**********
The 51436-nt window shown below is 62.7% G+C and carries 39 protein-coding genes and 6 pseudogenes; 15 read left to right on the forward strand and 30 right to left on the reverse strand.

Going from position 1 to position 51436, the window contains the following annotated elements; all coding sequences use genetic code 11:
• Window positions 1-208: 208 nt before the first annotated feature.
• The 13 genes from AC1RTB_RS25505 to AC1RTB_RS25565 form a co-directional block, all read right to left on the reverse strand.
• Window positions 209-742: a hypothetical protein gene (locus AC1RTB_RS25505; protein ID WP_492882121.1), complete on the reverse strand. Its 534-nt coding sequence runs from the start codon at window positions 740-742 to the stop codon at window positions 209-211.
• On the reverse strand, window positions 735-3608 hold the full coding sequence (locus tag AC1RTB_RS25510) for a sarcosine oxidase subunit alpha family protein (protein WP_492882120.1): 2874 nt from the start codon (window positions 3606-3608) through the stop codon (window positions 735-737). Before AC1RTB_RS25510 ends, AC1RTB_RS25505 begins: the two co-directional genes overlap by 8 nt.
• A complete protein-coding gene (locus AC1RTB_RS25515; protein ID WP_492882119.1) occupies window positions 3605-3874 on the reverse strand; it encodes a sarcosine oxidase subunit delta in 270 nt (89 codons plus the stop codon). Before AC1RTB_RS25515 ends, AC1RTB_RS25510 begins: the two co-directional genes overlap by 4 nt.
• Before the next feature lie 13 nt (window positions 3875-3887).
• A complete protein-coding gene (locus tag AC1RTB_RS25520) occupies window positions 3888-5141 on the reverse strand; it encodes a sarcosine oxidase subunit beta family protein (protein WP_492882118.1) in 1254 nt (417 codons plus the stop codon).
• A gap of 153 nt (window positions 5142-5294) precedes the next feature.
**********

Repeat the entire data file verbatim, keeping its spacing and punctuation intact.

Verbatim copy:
The 51436-nt window shown below is 62.7% G+C and carries 39 protein-coding genes and 6 pseudogenes; 15 read left to right on the forward strand and 30 right to left on the reverse strand.

Going from position 1 to position 51436, the window contains the following annotated elements; all coding sequences use genetic code 11:
• Window positions 1-208: 208 nt before the first annotated feature.
• The 13 genes from AC1RTB_RS25505 to AC1RTB_RS25565 form a co-directional block, all read right to left on the reverse strand.
• Window positions 209-742: a hypothetical protein gene (locus AC1RTB_RS25505; protein ID WP_492882121.1), complete on the reverse strand. Its 534-nt coding sequence runs from the start codon at window positions 740-742 to the stop codon at window positions 209-211.
• On the reverse strand, window positions 735-3608 hold the full coding sequence (locus tag AC1RTB_RS25510) for a sarcosine oxidase subunit alpha family protein (protein WP_492882120.1): 2874 nt from the start codon (window positions 3606-3608) through the stop codon (window positions 735-737). Before AC1RTB_RS25510 ends, AC1RTB_RS25505 begins: the two co-directional genes overlap by 8 nt.
• A complete protein-coding gene (locus AC1RTB_RS25515; protein ID WP_492882119.1) occupies window positions 3605-3874 on the reverse strand; it encodes a sarcosine oxidase subunit delta in 270 nt (89 codons plus the stop codon). Before AC1RTB_RS25515 ends, AC1RTB_RS25510 begins: the two co-directional genes overlap by 4 nt.
• Before the next feature lie 13 nt (window positions 3875-3887).
• A complete protein-coding gene (locus tag AC1RTB_RS25520) occupies window positions 3888-5141 on the reverse strand; it encodes a sarcosine oxidase subunit beta family protein (protein WP_492882118.1) in 1254 nt (417 codons plus the stop codon).
• A gap of 153 nt (window positions 5142-5294) precedes the next feature.